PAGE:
Hey, in the nation's service and the service of all nations, right?

Liz was a high jumper for the women's track and field team, before injuries essentially ended her career. At one point, though, she was a point scorer in the event at the Heptagonal championships.

If TigerBlog is counting correctly, then 16 of Princeton's 38 varsity teams will be competing this weekend.

Among the events are ECAC women's hockey playoffs, huge hockey and basketball regular season games, the opening of men's and women's lacrosse season and the men's squash national championships.

The big three this weekend, though, are the men's and women's track and field indoor Heptagonal championships and the women's Ivy League swimming and diving championships.

The Heps events will be held Saturday and Sunday at the Armory in New York City, which is around 169th Street on the West Side.

The women's swimming and diving championships will be held at DeNunzio Pool tomorrow through Saturday.

Princeton is the defending champion for all three events, which were won on the same weekend a year ago.

In women's track and field, Princeton, Columbia and Cornell combined have the best marks in 13 of the 17 events. Those three teams finished 1-2-3 a year ago.

On the men's side, Princeton returns six athletes who won at Heps a year ago: Austin Hollimon (400m), Russell Dinkins (500m), Peter Callahan (800m), Trevor Van Acker (mile), David Slovenski (pole vault) and Craig Pearce (weight throw).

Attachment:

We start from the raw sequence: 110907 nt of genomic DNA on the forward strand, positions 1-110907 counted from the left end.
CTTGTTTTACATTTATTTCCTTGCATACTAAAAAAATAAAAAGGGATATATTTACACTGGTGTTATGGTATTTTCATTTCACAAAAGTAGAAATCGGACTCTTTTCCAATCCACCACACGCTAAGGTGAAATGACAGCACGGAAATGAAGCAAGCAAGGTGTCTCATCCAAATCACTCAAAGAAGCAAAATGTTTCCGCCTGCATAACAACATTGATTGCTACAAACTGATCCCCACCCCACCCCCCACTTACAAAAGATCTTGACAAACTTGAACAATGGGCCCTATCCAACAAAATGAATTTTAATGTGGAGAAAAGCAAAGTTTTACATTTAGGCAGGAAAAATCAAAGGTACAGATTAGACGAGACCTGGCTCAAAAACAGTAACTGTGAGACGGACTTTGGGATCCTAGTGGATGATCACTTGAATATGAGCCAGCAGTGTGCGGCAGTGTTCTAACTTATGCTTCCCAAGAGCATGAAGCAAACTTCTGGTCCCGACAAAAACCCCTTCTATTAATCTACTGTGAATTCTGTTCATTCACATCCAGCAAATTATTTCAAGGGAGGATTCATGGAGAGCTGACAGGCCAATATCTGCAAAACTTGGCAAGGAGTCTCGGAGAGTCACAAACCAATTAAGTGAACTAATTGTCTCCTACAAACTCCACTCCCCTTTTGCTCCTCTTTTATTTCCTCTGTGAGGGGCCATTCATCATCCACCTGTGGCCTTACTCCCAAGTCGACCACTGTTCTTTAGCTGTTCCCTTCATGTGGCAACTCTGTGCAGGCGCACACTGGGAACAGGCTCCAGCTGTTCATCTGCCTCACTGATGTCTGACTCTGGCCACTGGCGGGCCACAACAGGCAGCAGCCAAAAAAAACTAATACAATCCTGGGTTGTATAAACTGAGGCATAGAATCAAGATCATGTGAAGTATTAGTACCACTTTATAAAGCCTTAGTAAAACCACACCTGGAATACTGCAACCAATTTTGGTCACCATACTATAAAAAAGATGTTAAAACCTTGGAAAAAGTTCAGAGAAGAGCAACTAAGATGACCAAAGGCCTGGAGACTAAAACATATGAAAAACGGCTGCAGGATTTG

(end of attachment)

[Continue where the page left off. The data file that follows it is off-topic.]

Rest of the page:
As for the swimming and diving, Princeton won last year, but by a very narrow margin over Harvard and Yale. Those three figure to compete for the top spot again this year.

TB has always been fascinated by how differently Ivy League championships are won across sports. In some cases, it's a grind over months, like in hockey, basketball or football.

In others, it's a one-weekend - or one day - sprint, such as in track and field, cross country, rowing, fencing, swimming and diving.

Some are round-robin. Some are double round robin. Some are split into divisions. Some are championship meets.

A team can win an Ivy title in cross country in about 20 minutes; in hockey the season runs from October through this weekend.

Of course, they all result in having a designation of "Ivy League champion," which will always be special to the team that wins, no matter how many times they've done so in the past.